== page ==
Ankylosing spondylitis natural history, complications and prognosis

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Editor-In-Chief: C. Michael Gibson, M.S., M.D. [1]

Overview

Ankylosing spondylitis can range from a mild to progressively debilitating disease. If the disorder is not diagnosed early in its course, osteopenia or osteoporosis of the spine may occur, causing eventual compression fractures and a back "hump" if left untreated. Due to the fusion of the vertebrae, paresthesia may develop. Other complications are aortic regurgitation, achilles tendinitis, AV node block, amyloidosis, and pulmonary fibrosis.

Natural History

AS can range from mild to progressively debilitating, and from medically controlled to refractive.

Unattended cases of AS normally lead to knee pain, and may be accompanied by dactylitis or enthesitis, which may result in a misdiagnosis of normal rheumatism. In a long-term undiagnosed period, osteopenia or osteoporosis of AP spine may occur, causing eventual compression fractures and a back "hump" if untreated. Typical signs of progressed AS are the visible formation of syndesmophytes on X-rays, an abnormal bone outgrowth similar to osteophytes, affecting the spine. Due to the fusion of the vertrbrae paresthesia is a complication due to the inflammation of the tissue surrounding nerves.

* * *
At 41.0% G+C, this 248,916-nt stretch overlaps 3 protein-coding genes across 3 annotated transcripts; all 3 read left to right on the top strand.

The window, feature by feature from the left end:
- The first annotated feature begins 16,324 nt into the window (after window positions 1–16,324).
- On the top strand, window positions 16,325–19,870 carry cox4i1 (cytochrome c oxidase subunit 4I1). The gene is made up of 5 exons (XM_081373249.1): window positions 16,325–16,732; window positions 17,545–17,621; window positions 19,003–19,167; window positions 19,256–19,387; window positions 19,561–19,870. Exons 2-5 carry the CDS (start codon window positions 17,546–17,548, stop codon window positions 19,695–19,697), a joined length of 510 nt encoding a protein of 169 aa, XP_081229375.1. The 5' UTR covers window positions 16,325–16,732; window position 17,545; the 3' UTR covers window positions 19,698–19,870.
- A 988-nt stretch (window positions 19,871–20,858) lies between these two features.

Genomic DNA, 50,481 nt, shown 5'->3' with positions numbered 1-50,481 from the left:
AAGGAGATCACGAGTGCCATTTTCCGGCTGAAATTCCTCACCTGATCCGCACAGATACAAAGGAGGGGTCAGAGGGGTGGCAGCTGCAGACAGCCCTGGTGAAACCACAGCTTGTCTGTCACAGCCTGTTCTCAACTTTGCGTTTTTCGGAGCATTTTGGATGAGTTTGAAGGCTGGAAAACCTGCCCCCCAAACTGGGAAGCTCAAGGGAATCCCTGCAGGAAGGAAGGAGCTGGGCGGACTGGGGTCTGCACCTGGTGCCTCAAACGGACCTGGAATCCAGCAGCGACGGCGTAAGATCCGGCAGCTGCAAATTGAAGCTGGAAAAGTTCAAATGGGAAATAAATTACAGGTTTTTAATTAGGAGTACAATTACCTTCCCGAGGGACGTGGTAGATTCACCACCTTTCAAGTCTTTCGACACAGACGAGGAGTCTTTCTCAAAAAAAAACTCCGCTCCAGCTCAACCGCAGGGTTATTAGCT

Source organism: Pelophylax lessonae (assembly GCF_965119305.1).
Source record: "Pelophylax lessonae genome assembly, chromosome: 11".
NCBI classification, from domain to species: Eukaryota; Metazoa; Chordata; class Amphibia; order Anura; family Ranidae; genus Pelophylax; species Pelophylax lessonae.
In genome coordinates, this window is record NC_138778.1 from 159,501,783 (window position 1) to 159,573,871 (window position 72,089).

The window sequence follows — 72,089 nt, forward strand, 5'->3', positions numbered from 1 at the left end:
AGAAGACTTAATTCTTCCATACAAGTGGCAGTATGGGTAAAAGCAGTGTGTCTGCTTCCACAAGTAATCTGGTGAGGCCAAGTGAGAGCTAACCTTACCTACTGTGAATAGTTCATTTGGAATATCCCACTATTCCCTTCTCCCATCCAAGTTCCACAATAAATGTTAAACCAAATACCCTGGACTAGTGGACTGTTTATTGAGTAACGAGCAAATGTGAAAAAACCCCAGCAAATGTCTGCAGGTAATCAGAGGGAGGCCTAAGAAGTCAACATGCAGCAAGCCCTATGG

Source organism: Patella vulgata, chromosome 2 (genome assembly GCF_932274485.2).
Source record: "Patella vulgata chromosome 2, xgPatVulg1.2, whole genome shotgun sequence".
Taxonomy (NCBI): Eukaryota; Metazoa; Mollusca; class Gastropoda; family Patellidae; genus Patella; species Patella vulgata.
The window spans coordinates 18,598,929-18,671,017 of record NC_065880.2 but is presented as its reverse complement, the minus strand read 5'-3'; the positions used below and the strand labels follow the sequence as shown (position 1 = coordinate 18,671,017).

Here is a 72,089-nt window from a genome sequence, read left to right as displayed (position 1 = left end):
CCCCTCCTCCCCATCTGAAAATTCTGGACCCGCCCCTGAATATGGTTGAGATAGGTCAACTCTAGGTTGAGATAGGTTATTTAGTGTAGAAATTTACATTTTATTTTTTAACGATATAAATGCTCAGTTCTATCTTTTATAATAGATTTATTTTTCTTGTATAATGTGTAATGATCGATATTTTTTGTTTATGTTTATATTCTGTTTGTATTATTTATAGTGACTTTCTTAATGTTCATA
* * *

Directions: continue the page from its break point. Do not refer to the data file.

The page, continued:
Organs affected by AS, other than the axial spine and other joints, are commonly the heart, lungs, colon, and kidney. Other complications are Aortic regurgitation, Achilles tendinitis, AV node block and Amyloidosis. Due to lung fibrosis, chest X-rays may show apical fibrosis while pulmonary function testing may reveal a restrictive lung defect. Very rare complications involve neurologic conditions such as the cauda equina syndrome.[1]

Complications

Rarely, people may have problems with the aortic heart valve ( aortic insufficiency, aortitis) and heart rhythm problems.

Some patients may have pulmonary fibrosis or restrictive lung disease.

Entheseal-resident T cells are sensitive to IL-23 overexpression and they respond vigorously by releasing IL-17 and IL-22 which lead to local inflammatory changes and osteoblast-mediated bone remodeling. These T cells are also present in the aortic root and valve, leading to aortitis that may be seen in patients with ankylosing spondylitis.

Prognosis

Prognosis of ankylosing spondylitis varies from person to person. Most patients can maintain a good function. While other patients may lose daily functions. Prognosis depends on:

  • Onset age: The early onset age, the worse prognosis will be.
  • Whether organs outside joints are affected.
  • Whether the patient is treated in time.
  • Whether the patient is got physical therapy.

References

  1. Nicholas U. Ahn, Uri M. Ahn, Elizabeth S. Garrett; et al. (2001). "Cauda Equina Syndrome in AS (The CES-AS Syndrome): Meta-analysis of outcomes after medical and surgical treatments.". J of Spinal Disorders. 14 (5): 427–433. PMID 11586143. 

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